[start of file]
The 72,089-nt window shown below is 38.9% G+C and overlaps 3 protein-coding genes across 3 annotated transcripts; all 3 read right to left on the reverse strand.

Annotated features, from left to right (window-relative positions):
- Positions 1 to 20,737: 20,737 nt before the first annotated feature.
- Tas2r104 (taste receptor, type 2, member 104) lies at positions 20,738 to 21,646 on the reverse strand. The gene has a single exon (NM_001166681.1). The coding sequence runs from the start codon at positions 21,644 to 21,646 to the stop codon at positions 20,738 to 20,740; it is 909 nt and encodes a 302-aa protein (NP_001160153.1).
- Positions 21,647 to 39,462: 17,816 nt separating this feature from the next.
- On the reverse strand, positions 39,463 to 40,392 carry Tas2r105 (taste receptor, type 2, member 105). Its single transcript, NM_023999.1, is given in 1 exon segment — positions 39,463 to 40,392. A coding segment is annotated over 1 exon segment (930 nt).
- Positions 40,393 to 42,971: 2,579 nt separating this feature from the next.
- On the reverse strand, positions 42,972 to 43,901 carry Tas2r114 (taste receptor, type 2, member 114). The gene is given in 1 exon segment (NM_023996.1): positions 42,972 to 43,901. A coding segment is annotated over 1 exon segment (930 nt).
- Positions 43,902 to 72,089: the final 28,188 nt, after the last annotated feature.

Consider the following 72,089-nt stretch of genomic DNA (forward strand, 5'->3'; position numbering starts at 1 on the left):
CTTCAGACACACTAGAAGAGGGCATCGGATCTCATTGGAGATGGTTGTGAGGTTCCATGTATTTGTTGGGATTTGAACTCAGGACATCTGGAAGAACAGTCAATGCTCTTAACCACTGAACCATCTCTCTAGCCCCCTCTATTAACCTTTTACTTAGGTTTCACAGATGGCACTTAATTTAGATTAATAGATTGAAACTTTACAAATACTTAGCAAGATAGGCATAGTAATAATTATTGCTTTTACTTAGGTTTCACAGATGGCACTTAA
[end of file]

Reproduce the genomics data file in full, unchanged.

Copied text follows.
The 72,089-nt window shown below is 38.9% G+C and overlaps 3 protein-coding genes across 3 annotated transcripts; all 3 read right to left on the reverse strand.

Annotated features, from left to right (window-relative positions):
- Positions 1 to 20,737: 20,737 nt before the first annotated feature.
- Tas2r104 (taste receptor, type 2, member 104) lies at positions 20,738 to 21,646 on the reverse strand. The gene has a single exon (NM_001166681.1). The coding sequence runs from the start codon at positions 21,644 to 21,646 to the stop codon at positions 20,738 to 20,740; it is 909 nt and encodes a 302-aa protein (NP_001160153.1).
- Positions 21,647 to 39,462: 17,816 nt separating this feature from the next.
- On the reverse strand, positions 39,463 to 40,392 carry Tas2r105 (taste receptor, type 2, member 105). Its single transcript, NM_023999.1, is given in 1 exon segment — positions 39,463 to 40,392. A coding segment is annotated over 1 exon segment (930 nt).
- Positions 40,393 to 42,971: 2,579 nt separating this feature from the next.
- On the reverse strand, positions 42,972 to 43,901 carry Tas2r114 (taste receptor, type 2, member 114). The gene is given in 1 exon segment (NM_023996.1): positions 42,972 to 43,901. A coding segment is annotated over 1 exon segment (930 nt).
- Positions 43,902 to 72,089: the final 28,188 nt, after the last annotated feature.

Consider the following 72,089-nt stretch of genomic DNA (forward strand, 5'->3'; position numbering starts at 1 on the left):
CTTCAGACACACTAGAAGAGGGCATCGGATCTCATTGGAGATGGTTGTGAGGTTCCATGTATTTGTTGGGATTTGAACTCAGGACATCTGGAAGAACAGTCAATGCTCTTAACCACTGAACCATCTCTCTAGCCCCCTCTATTAACCTTTTACTTAGGTTTCACAGATGGCACTTAATTTAGATTAATAGATTGAAACTTTACAAATACTTAGCAAGATAGGCATAGTAATAATTATTGCTTTTACTTAGGTTTCACAGATGGCACTTAA